5 Annotations

First Reading

anonymous  •  Link

Sir Frederick Cornwallis served as Treasurer of the Household from 1660 until 1663.

anonymous  •  Link

He was created Baron Cornwallis of Eye in 1661 in the English Peerage.

vicenzo  •  Link

Administrative/Biographical history: Frederick Cornwallis was born in 1610, the younger son of Sir William Cornwallis of Brome, Suffolk. He succeeded his half-brother to the family estates in 1626, was created a baronet in 1627 and knighted in 1630. Cornwallis acted as M.P. for Eye from March-May 1640, and from October 1640 to September 1642. He distinguished himself on the royalist side during the English Civil War, especially at Cropredy on 30 June 1644, and followed Charles II into exile. Upon Charles's restoration in 1660, Cornwallis was made Treasurer of the Household and a Privy Councillor. He also acted as M.P. for Ipswich from October-December 1660. He died in January 1662, shortly after his creation as Baron Cornwallis of Eye (20 April 1661).
A 64-line elegiac poem composed on the occasion of the death of Frederick Cornwallis, Baron Cornwallis of Eye, in January 1661/2. His virtues are recorded:
'... (though there bee
Twixt vulgar Spirits, and Nobilitie
A kind of Antipathie) yet will I
Appeale unto themselves [the Commons] what courtesie
They found in him: what affabilitie,
Humilitie, and sweetness, w[i]th rare parts,
Which (ev'n against their wills) had won their hearts.'
There is a reference to Prester John, and allusion is made to the office Cornwallis had held as Treasurer of the Household to Charles II:
'The King of Kings now meaning to confer
An higher title, made thee Treasurer
In Heaven's great Court, where thou had'st laid up store
Of never fading Treasure [long?] before.'
At the end runs a Latin inscription: 'Ita raptim flevit ex animo R.Wolverton. Eayensis sudor volgorum ex Icenis M.D.'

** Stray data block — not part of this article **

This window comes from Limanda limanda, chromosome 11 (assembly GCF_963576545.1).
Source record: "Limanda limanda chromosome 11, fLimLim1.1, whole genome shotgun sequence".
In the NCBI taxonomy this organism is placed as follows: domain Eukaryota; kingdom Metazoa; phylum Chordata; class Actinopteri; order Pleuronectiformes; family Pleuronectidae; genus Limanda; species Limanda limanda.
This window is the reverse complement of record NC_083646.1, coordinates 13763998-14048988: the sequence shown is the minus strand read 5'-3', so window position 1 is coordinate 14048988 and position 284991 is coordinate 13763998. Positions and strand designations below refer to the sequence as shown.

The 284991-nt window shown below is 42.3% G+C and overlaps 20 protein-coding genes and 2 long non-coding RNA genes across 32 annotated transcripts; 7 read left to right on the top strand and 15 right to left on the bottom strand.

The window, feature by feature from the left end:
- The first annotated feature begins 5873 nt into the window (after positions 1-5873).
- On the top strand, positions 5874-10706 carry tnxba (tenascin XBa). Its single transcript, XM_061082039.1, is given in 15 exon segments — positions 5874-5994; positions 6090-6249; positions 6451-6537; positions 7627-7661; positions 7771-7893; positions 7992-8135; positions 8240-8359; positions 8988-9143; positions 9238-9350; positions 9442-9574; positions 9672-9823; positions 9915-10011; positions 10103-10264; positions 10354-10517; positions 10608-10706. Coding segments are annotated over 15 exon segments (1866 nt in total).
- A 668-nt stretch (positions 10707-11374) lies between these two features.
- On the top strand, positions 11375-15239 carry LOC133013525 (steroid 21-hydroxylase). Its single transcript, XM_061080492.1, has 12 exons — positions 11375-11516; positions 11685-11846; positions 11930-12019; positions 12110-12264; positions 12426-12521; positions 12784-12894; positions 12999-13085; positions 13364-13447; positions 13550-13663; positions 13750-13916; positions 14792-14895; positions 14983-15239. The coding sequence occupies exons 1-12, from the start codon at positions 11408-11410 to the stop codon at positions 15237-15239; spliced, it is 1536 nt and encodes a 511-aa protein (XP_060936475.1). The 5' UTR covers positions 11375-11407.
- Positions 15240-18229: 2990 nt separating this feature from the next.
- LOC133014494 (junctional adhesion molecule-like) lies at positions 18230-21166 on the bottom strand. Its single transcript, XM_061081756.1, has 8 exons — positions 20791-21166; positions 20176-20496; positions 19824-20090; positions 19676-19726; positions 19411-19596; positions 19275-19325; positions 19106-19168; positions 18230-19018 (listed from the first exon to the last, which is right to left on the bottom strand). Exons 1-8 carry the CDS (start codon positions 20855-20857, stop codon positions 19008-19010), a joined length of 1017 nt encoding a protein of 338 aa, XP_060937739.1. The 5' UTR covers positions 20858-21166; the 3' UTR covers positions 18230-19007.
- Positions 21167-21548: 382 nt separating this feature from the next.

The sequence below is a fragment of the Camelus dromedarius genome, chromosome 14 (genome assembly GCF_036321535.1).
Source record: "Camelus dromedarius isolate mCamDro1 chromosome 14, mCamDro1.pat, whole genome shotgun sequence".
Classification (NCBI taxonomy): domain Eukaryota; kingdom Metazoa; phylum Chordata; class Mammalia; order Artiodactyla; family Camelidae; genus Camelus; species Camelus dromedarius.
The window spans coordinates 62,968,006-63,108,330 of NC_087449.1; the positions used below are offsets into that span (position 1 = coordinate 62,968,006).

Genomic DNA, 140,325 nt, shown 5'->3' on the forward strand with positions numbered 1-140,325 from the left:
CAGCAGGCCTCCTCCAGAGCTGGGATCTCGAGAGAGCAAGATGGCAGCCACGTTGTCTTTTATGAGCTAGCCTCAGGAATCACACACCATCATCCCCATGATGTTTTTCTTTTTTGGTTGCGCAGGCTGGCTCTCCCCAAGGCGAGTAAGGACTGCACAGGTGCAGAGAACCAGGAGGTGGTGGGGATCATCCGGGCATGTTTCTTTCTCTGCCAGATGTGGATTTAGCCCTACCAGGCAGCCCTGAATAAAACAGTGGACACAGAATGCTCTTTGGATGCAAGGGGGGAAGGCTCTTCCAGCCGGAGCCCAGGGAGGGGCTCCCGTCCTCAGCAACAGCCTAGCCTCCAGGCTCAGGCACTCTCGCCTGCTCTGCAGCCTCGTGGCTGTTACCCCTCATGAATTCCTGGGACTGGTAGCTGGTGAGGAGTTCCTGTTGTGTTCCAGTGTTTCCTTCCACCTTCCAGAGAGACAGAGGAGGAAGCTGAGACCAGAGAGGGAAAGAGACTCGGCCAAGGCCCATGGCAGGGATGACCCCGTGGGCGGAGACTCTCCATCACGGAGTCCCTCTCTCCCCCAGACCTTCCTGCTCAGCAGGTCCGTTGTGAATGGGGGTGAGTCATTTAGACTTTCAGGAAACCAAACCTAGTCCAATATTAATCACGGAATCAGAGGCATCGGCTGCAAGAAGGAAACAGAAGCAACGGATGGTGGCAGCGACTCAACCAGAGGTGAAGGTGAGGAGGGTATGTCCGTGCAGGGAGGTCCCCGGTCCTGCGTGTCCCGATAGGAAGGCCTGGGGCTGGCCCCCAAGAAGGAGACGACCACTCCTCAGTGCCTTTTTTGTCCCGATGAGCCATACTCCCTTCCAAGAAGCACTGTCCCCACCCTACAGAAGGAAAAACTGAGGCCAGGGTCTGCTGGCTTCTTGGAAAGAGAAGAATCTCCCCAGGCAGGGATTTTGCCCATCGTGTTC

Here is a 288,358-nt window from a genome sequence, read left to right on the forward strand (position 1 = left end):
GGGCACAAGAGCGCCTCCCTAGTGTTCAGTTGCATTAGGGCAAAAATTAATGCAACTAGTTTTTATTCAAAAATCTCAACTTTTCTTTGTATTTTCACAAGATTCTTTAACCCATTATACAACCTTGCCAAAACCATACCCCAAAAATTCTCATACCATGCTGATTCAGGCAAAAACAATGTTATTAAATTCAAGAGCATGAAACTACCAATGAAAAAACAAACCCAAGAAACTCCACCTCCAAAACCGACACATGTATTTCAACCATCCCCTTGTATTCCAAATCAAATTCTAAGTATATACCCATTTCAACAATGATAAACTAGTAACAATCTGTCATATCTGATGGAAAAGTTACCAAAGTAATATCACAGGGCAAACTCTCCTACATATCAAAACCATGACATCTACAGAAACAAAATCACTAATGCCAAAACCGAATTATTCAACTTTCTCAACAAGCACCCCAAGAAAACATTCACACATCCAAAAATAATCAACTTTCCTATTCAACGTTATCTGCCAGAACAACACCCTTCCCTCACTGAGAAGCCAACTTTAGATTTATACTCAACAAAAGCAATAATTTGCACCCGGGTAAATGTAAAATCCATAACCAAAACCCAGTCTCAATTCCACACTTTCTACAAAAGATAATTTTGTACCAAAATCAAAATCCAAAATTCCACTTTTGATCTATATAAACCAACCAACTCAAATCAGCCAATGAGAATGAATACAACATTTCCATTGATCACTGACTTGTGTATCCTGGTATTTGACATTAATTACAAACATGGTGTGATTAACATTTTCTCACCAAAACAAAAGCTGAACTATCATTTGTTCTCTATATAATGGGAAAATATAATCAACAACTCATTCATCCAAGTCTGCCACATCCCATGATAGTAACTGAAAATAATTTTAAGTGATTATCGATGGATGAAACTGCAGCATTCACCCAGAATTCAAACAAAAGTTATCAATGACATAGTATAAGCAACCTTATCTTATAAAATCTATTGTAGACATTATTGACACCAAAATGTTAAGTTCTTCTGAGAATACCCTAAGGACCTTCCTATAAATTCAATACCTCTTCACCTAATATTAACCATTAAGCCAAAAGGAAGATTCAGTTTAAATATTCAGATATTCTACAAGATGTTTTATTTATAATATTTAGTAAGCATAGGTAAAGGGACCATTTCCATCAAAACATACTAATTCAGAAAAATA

Family heavily involved in English History

Second Reading

Bill  •  Link

Sir Frederick Cornwallis, Baronet, had been created a Baron three days before the coronation. He was Treasurer of His Majesty's Household, and a Privy Councillor. He had married Elizabeth, daughter of John Ashburnham. His wife, therefore, and her brother, John Ashburnham, were first cousins to Villiers Duke of Buckingham. Rugge states in July, 1660, that "the King supped with Sir Frederick Cornwallis at Durham Yard, in the Strand." He died in January, 1661-2, and was buried with his ancestors at Brome, on the 18th. The medals which he received as his fee (nearly 100 in number) were carefully preserved in the family, and have been recently arranged, so as to form the setting of a large silver cup, at Audley End.
---Diary and correspondence of Samuel Pepys, the diary deciphered by J. Smith. 1854.

Terry Foreman  •  Link

Frederick Cornwallis died suddenly of apoplexy. This entry settles the doubt in GEC (iii. 453) about the date of his death. According to Lloyd's Characters he was a man of so cheerful a spirit that no sorrow came next to his heart, and of so resolved a mind, that no fear came into his thoughts. -- L&M, 1662/01/16/

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Chart showing the number of references in each month of the diary’s entries.